We are now in 1981 and the band is on their 4th album. Whitesnake has started to gain some traction with the album’s ‘Ready an’ Willing’ along with the live album ‘Live…in the Heart of the City’. When ‘Come an’ Get It’ arrives, it goes to #2 on the chart and barely misses #1 thanks to Adam and the Ants’ ‘King of the Wild Frontier’. Yes, an Ant kicked a Snake’s ass!!!
The band’s line-up is unchanged, the producer, Martin Birch, is unchanged and they follow the successful formula of ‘Ready an’ Willing on this album to rather great success (on the charts).
- David Coverdale – vocals
- Micky Moody – Guitar
- Bernie Marsden – Guitar
- Neil Murray – Bass
- Jon Lord – Keyboards
- Ian Paice – Drums
I know this is a favorite Snake album for a lot of people and even a favorite of David Coverdale’s; however, it isn’t one of my top albums. I have spent the longest with this album in hopes that it would grow on me and it has to some extent, but not overall. This was a hard beast for me to get through, well Side Two was. Side One kicks some major ass.
My copy only has an inner sleeve that says The Atlantic Group so no lyrics, but the back cover (as noted above) does let me know who gets the solo on each song which was it what I loved about the lyrics on the inner sleeves of the other albums. I do love the back cover with the broken apple and the snake let loose…a whole Adam & Eve reference. Speaking of covers, go back up and look at the Snake’s mouth. I don’t see a tongue, but maybe a part of the woman’s anatomy that probably might have been overlooked by censors…am I crazy?
Alright, I won’t delay any longer. I will go through the songs and let you what I thought was great and which ones, didn’t sit well with me.
The album opens with the cocky title track “Come an’ Get It”. David doesn’t have a problem with the cock rock monicker that has plagued the band as he continues to throw it right in your face time and time again. There is a great groove that carries the song forward and Bernie lays down a great solo. A really great opening track that sets the tone.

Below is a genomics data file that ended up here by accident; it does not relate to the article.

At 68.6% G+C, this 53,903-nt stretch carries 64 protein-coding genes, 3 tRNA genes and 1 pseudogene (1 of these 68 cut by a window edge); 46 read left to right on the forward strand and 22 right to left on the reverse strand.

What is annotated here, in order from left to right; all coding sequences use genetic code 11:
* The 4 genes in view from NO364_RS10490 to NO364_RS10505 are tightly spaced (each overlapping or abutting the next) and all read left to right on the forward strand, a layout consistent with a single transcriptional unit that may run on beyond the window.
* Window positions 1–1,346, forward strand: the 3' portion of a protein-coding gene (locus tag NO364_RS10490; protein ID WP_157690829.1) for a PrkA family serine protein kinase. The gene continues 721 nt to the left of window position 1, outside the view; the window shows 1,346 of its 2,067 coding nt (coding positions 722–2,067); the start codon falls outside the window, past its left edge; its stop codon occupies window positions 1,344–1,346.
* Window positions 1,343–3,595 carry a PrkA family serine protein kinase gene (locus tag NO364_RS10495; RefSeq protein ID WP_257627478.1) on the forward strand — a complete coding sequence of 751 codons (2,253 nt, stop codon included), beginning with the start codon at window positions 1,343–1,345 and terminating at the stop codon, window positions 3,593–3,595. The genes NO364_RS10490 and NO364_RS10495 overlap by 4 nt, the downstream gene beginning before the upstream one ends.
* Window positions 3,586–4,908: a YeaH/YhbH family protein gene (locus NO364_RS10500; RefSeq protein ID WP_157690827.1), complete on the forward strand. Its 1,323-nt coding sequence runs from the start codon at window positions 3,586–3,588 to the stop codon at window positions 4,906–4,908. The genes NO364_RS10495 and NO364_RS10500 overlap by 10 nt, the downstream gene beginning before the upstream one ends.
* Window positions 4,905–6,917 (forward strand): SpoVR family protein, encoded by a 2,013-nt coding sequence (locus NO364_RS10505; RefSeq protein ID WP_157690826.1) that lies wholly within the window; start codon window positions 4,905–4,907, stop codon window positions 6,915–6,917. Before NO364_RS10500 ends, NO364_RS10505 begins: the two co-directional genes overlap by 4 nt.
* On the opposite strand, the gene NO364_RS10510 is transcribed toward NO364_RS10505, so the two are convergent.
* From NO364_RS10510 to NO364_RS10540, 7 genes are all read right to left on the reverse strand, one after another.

Next up the band seems to be on speed as they “speed” through the extra cool “Hot Stuff”. One of the heavier tracks on the album that blazes through and sees David flying through the lyrics. Ian is banging out the beats with some killer fills and Jon Lord lays down one sexy solo with keyboards nonetheless (who knew they could be sexy).
Right on its’ heels is the first single and hit smashing song, “Don’t Break My Heart Again”. It reached #17 on the UK Charts and is actually one of my favorite Whitesnake songs. The song is about David first marriage (and I think “Fool For Your Loving” is too). It opens with Lord on organ and then Neil’s throbbing bass. David delivers some emotional and heavy lyrics and the song has a great drum beat throughout and then Bernie delivers on the solo. One of David’s finest performances on this album and many album.s Smoking track.
“Lonely Days, Lonely Nights” is blues, rock track that has one of the coolest vibes of all the songs. It is slower in tempo and pacing and Micky is playing a mean slide guitar. David is sounding sultry and sexy and delivering a very heartfelt performance.
Last up on Side One is the bar song “Wine, Women an’ Song” (Why do they always drop the “d” on and???). The song has that piano bar sound and is a straight up boogie rock song. The song is a complete blast. If you were in a bar and this song came on, the whole bar would be on the dance floor having a hell of a good time.
Side Two opens up with the wind blowing and some mystical sounding notes with the “Child of Babylon”. I felt the band was trying for an epic song in the same vein as say a later song “Judgement Day”, but to no real success. Musically, the band sounds great, however, I couldn’t connect with this song at all. I wasn’t sure what they were trying to do here. And this was the start of it going wrong for me.